In the early hours of June 17, flames engulfed the main observatory site, causing the white domes to glow red as the firelight reflected.
Fire and smoke wrapped around the summit and continued north, igniting a total of about 30,000 acres before being contained. At the observatory, four supporting buildings were burnt down, but all scientific equipment and telescopes remained.
The road to recovery
It took several weeks to secure the site and restore essential functions such as power and water. The fire damaged the observatory’s access road, burning all the firewalls and miles of electricity poles. The monsoons followed closely, causing mudslides. With charred vegetation unable to stabilize the soil, a boulder the size of a car fell onto the road. The crew that arrives at the site to assess the damage and start cleaning traveled together in a daily convoy to reduce disruptions in road repairs.
“The amount of work required to recover from something like this is always surprising,” said Stupak. “This facility is pretty much a small town here. We are very secluded. Everything from drinking water to data is a huge effort by a lot of people.”
DESI collaborators took a systematic approach, starting and checking one system at a time. Experts looked for any damage from smoke, changed air filters, cleaned optical components with a special carbon dioxide scrubber. They examined 5,000 robotic GPS devices that rotate and lock on galaxies, and placed spectrometers (instruments that measure the wavelength of light) under vacuum, removing all the air over the course of several days. The final step was to turn on sensitive image sensors known as CCDs, which convert light into data and operate in extreme cold. Everything works. When the monsoons finally disappeared, DESI resumed cataloging the universe.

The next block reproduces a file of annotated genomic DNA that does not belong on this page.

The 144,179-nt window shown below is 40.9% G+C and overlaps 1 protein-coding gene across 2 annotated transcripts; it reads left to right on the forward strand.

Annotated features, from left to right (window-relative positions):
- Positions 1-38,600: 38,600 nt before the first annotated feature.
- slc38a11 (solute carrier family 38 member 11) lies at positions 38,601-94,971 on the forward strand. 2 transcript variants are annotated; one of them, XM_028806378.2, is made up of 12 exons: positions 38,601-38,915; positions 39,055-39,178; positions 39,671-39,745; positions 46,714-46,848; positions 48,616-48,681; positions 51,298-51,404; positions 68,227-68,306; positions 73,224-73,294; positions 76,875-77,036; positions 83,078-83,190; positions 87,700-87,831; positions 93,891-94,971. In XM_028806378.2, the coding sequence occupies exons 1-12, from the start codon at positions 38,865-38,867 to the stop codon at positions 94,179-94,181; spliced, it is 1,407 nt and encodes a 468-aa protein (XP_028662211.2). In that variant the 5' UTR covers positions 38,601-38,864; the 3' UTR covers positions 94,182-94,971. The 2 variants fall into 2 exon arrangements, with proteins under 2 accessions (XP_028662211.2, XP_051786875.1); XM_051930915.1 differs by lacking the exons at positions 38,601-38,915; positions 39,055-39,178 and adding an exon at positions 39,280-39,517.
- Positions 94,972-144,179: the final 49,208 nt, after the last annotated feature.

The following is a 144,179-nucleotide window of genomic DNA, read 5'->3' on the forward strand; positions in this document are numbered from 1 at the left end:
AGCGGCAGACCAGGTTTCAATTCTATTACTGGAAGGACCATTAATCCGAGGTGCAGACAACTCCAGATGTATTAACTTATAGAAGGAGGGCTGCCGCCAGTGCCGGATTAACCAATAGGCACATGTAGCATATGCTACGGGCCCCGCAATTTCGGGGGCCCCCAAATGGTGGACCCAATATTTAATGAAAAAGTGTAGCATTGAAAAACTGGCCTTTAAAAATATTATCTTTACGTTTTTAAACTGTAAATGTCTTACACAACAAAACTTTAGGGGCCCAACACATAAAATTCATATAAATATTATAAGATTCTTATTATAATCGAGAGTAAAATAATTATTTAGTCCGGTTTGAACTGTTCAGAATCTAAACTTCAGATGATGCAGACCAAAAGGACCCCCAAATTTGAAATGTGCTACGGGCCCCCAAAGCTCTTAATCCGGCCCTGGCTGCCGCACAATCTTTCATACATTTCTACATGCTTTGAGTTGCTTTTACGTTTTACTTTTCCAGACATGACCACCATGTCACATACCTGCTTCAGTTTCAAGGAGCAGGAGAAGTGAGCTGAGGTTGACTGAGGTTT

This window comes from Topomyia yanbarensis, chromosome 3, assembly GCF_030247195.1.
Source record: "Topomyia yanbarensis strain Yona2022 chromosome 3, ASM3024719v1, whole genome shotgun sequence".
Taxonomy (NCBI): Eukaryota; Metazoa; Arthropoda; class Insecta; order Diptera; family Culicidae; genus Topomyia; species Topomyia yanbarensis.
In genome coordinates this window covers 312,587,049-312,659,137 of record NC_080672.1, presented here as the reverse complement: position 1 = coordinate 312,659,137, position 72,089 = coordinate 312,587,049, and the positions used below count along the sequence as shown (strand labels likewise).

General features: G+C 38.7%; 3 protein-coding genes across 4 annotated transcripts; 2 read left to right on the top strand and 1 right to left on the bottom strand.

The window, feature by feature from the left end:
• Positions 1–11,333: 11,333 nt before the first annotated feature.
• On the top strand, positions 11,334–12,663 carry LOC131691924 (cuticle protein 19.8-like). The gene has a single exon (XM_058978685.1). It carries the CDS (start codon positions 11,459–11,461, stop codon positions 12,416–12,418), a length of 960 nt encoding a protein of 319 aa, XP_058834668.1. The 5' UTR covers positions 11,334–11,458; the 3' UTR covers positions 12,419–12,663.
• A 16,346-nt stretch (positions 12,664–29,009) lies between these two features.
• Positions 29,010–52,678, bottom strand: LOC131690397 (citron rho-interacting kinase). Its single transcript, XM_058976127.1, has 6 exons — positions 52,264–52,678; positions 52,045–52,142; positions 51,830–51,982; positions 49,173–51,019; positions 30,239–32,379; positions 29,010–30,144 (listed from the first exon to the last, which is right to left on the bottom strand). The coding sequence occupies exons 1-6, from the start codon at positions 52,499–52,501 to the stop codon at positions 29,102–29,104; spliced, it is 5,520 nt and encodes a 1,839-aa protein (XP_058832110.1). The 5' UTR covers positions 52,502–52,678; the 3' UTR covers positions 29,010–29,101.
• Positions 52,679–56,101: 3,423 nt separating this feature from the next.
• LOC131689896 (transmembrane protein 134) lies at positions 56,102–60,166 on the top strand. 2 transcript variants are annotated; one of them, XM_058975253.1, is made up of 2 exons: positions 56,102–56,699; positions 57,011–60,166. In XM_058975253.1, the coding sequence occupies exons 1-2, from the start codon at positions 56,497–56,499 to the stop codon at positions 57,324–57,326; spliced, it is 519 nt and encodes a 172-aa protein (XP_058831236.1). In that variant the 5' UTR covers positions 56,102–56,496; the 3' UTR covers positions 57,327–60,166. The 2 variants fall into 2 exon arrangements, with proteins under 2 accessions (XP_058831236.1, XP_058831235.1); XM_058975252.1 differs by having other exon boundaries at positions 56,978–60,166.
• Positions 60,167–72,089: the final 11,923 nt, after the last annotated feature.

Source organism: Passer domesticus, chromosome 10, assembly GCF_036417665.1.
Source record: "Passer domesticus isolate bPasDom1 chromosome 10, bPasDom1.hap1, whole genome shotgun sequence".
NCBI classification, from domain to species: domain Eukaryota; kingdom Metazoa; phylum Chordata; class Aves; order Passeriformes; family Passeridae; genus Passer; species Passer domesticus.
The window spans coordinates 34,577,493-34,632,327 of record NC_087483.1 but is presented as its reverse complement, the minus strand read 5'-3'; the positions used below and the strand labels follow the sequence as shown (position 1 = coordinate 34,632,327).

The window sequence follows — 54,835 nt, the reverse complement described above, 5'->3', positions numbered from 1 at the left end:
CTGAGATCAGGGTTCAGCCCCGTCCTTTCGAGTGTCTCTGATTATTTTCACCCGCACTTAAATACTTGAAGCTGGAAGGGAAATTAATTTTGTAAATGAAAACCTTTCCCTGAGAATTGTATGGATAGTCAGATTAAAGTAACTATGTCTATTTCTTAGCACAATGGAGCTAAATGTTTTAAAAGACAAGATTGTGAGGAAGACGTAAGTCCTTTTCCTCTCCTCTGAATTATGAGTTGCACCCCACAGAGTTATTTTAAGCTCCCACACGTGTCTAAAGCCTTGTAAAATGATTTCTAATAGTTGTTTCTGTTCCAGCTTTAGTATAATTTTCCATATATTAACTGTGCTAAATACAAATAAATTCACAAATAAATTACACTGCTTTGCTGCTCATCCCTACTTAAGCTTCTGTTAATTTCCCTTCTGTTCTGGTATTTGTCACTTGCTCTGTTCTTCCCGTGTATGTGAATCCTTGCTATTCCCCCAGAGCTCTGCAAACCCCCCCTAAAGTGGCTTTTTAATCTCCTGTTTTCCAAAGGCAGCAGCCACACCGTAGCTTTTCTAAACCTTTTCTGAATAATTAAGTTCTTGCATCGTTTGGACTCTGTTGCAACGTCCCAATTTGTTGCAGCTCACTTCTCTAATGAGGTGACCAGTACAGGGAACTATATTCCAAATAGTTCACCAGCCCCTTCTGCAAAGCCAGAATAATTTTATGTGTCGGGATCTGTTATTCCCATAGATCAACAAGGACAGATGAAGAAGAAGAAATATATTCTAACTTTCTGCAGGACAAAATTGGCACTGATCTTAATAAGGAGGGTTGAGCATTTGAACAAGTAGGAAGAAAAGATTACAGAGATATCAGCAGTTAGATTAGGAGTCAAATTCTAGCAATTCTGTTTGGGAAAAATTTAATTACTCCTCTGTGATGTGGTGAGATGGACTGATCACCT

The sky survey uses the distance and velocity of distant galaxies, and collects data known as “redshift”. During the first year of observations leading up to the fire, the researchers were already well ahead of schedule, collecting 14 million redshifts for a galaxy and a quasar — which is 30% of the total they plan to collect during the device’s five-year run. The collaboration does not anticipate any long-term impact from the fire and is working on a big data release in early 2023.
In the coming months, crews will continue to repair the larger site and improve the device, and perform additional cleaning on the optics to return it to its pre-fire condition.
“It feels really great to be back in Heaven again,” said Bobbitt, who has worked at DESI for more than a decade. “The fact that the telescope and instrument are still there is all we need – and it just needs a little tuning to be as good as before.”
DESI, including Mayall Telescope operations, is supported by the Department of Energy’s Office of Science and the National Center for Scientific Computing for Energy Research, a user facility of the Department of Energy’s Office of Science. Additional support for DESI is provided by the US National Science Foundation, the UK Science and Technology Facilities Council, the Gordon and Betty Moore Foundation, the Heising-Simons Foundation, the French Commission for Alternative and Atomic Energy (CEA), the National Science and Technology Council of Mexico, the Ministry of Spanish Economy, DESI member institutions.
Kitt Peak National Observatory (KPNO) is a program of the National Science Foundation NOIRLab.
DESI Collaboration has the honor to allow him to conduct scientific research on Mount Iolkam Du’ag (Kitt Peak), a mountain of particular interest to the nation of Tohono O’odham.
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